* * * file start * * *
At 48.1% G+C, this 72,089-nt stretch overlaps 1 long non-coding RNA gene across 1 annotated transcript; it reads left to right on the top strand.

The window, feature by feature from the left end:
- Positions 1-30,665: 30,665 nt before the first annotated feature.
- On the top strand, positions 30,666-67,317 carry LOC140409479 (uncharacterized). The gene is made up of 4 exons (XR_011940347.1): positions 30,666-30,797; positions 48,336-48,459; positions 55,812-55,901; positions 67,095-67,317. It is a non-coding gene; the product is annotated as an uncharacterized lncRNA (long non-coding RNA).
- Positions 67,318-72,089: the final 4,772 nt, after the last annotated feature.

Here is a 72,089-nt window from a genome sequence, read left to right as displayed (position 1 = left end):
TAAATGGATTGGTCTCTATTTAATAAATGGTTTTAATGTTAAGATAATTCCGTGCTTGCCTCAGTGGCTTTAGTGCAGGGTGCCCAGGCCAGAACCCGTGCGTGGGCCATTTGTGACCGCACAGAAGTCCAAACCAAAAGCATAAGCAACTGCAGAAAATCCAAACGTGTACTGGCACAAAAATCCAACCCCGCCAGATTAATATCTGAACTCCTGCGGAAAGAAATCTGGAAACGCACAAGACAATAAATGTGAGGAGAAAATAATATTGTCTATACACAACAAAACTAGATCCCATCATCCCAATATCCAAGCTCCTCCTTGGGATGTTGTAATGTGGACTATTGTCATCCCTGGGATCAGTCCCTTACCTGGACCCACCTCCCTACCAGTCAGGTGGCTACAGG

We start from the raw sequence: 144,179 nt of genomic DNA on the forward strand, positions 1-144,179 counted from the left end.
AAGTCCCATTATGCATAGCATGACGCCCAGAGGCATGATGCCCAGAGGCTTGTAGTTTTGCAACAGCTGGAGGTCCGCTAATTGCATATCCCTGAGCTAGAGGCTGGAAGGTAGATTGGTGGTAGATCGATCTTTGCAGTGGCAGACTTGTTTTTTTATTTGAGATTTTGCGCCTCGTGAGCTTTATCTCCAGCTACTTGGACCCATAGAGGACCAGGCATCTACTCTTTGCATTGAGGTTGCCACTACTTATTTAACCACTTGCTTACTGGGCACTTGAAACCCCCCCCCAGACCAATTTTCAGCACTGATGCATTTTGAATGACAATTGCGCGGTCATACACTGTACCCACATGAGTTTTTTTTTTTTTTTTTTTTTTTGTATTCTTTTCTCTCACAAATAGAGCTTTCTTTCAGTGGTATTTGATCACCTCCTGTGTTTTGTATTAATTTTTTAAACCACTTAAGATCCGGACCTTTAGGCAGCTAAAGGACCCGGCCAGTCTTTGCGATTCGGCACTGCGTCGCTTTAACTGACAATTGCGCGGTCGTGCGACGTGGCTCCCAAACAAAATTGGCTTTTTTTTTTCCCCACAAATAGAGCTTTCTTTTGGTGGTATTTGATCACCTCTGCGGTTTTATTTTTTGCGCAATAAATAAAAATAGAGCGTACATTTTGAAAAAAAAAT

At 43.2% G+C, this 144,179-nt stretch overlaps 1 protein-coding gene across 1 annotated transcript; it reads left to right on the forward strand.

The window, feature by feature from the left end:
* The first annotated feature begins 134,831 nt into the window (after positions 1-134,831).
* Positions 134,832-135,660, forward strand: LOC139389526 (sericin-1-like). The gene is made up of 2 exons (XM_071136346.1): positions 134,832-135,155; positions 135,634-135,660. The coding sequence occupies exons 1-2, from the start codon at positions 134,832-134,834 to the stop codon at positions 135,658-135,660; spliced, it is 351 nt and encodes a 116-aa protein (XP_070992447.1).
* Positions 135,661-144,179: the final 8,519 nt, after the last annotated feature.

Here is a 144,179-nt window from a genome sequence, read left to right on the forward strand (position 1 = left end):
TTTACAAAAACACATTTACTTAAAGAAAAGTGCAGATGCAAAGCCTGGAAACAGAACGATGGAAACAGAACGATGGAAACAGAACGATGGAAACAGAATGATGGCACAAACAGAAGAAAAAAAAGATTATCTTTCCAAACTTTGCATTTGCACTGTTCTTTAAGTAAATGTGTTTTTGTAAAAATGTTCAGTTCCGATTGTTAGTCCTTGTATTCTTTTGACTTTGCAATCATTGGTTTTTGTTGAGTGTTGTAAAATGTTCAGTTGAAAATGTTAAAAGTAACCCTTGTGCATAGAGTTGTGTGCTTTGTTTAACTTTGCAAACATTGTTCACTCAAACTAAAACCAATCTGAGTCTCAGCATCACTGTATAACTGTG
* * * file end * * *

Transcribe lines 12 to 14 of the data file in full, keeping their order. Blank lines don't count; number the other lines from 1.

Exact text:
* The first annotated feature begins 134,831 nt into the window (after positions 1-134,831).
* Positions 134,832-135,660, forward strand: LOC139389526 (sericin-1-like). The gene is made up of 2 exons (XM_071136346.1): positions 134,832-135,155; positions 135,634-135,660. The coding sequence occupies exons 1-2, from the start codon at positions 134,832-134,834 to the stop codon at positions 135,658-135,660; spliced, it is 351 nt and encodes a 116-aa protein (XP_070992447.1).
* Positions 135,661-144,179: the final 8,519 nt, after the last annotated feature.